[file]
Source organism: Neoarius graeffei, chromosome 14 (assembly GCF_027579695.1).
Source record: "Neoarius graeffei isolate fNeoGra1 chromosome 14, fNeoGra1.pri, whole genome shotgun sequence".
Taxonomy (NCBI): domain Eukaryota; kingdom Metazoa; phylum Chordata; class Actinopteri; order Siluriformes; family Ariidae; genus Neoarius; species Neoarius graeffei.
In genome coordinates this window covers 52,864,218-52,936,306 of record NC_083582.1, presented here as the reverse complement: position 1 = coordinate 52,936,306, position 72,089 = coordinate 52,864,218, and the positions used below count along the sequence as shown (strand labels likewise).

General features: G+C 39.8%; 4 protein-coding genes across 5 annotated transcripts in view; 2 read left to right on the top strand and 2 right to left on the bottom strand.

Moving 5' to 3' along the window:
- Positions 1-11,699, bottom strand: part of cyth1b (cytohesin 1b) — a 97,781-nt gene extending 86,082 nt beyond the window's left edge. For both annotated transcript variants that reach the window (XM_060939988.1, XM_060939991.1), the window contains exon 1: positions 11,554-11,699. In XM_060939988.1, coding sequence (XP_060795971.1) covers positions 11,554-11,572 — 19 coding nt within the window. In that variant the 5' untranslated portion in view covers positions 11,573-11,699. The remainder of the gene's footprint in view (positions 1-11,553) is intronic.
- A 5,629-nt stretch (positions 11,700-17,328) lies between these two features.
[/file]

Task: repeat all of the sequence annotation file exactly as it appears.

Source organism: Neoarius graeffei, chromosome 14 (assembly GCF_027579695.1).
Source record: "Neoarius graeffei isolate fNeoGra1 chromosome 14, fNeoGra1.pri, whole genome shotgun sequence".
Taxonomy (NCBI): domain Eukaryota; kingdom Metazoa; phylum Chordata; class Actinopteri; order Siluriformes; family Ariidae; genus Neoarius; species Neoarius graeffei.
In genome coordinates this window covers 52,864,218-52,936,306 of record NC_083582.1, presented here as the reverse complement: position 1 = coordinate 52,936,306, position 72,089 = coordinate 52,864,218, and the positions used below count along the sequence as shown (strand labels likewise).

General features: G+C 39.8%; 4 protein-coding genes across 5 annotated transcripts in view; 2 read left to right on the top strand and 2 right to left on the bottom strand.

Moving 5' to 3' along the window:
- Positions 1-11,699, bottom strand: part of cyth1b (cytohesin 1b) — a 97,781-nt gene extending 86,082 nt beyond the window's left edge. For both annotated transcript variants that reach the window (XM_060939988.1, XM_060939991.1), the window contains exon 1: positions 11,554-11,699. In XM_060939988.1, coding sequence (XP_060795971.1) covers positions 11,554-11,572 — 19 coding nt within the window. In that variant the 5' untranslated portion in view covers positions 11,573-11,699. The remainder of the gene's footprint in view (positions 1-11,553) is intronic.
- A 5,629-nt stretch (positions 11,700-17,328) lies between these two features.